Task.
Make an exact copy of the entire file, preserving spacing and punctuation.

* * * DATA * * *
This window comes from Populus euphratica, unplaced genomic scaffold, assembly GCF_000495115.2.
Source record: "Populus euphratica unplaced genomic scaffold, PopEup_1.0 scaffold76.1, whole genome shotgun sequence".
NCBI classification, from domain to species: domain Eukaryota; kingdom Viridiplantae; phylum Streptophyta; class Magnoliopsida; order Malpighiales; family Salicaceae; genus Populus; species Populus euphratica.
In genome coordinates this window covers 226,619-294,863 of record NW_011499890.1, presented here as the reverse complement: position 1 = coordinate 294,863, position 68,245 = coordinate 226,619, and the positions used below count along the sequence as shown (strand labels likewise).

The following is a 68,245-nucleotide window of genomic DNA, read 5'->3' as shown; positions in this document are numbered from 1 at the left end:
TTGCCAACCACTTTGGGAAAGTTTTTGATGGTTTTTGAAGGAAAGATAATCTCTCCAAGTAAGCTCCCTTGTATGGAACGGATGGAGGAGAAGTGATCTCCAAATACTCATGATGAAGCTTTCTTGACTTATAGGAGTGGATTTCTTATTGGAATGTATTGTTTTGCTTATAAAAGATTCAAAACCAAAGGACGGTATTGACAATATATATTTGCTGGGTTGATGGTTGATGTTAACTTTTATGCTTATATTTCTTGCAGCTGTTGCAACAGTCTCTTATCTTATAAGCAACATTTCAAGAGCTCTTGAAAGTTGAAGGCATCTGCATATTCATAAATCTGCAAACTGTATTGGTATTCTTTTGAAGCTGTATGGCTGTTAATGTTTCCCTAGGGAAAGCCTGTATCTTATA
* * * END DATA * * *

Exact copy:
This window comes from Populus euphratica, unplaced genomic scaffold, assembly GCF_000495115.2.
Source record: "Populus euphratica unplaced genomic scaffold, PopEup_1.0 scaffold76.1, whole genome shotgun sequence".
NCBI classification, from domain to species: domain Eukaryota; kingdom Viridiplantae; phylum Streptophyta; class Magnoliopsida; order Malpighiales; family Salicaceae; genus Populus; species Populus euphratica.
In genome coordinates this window covers 226,619-294,863 of record NW_011499890.1, presented here as the reverse complement: position 1 = coordinate 294,863, position 68,245 = coordinate 226,619, and the positions used below count along the sequence as shown (strand labels likewise).

The following is a 68,245-nucleotide window of genomic DNA, read 5'->3' as shown; positions in this document are numbered from 1 at the left end:
TTGCCAACCACTTTGGGAAAGTTTTTGATGGTTTTTGAAGGAAAGATAATCTCTCCAAGTAAGCTCCCTTGTATGGAACGGATGGAGGAGAAGTGATCTCCAAATACTCATGATGAAGCTTTCTTGACTTATAGGAGTGGATTTCTTATTGGAATGTATTGTTTTGCTTATAAAAGATTCAAAACCAAAGGACGGTATTGACAATATATATTTGCTGGGTTGATGGTTGATGTTAACTTTTATGCTTATATTTCTTGCAGCTGTTGCAACAGTCTCTTATCTTATAAGCAACATTTCAAGAGCTCTTGAAAGTTGAAGGCATCTGCATATTCATAAATCTGCAAACTGTATTGGTATTCTTTTGAAGCTGTATGGCTGTTAATGTTTCCCTAGGGAAAGCCTGTATCTTATA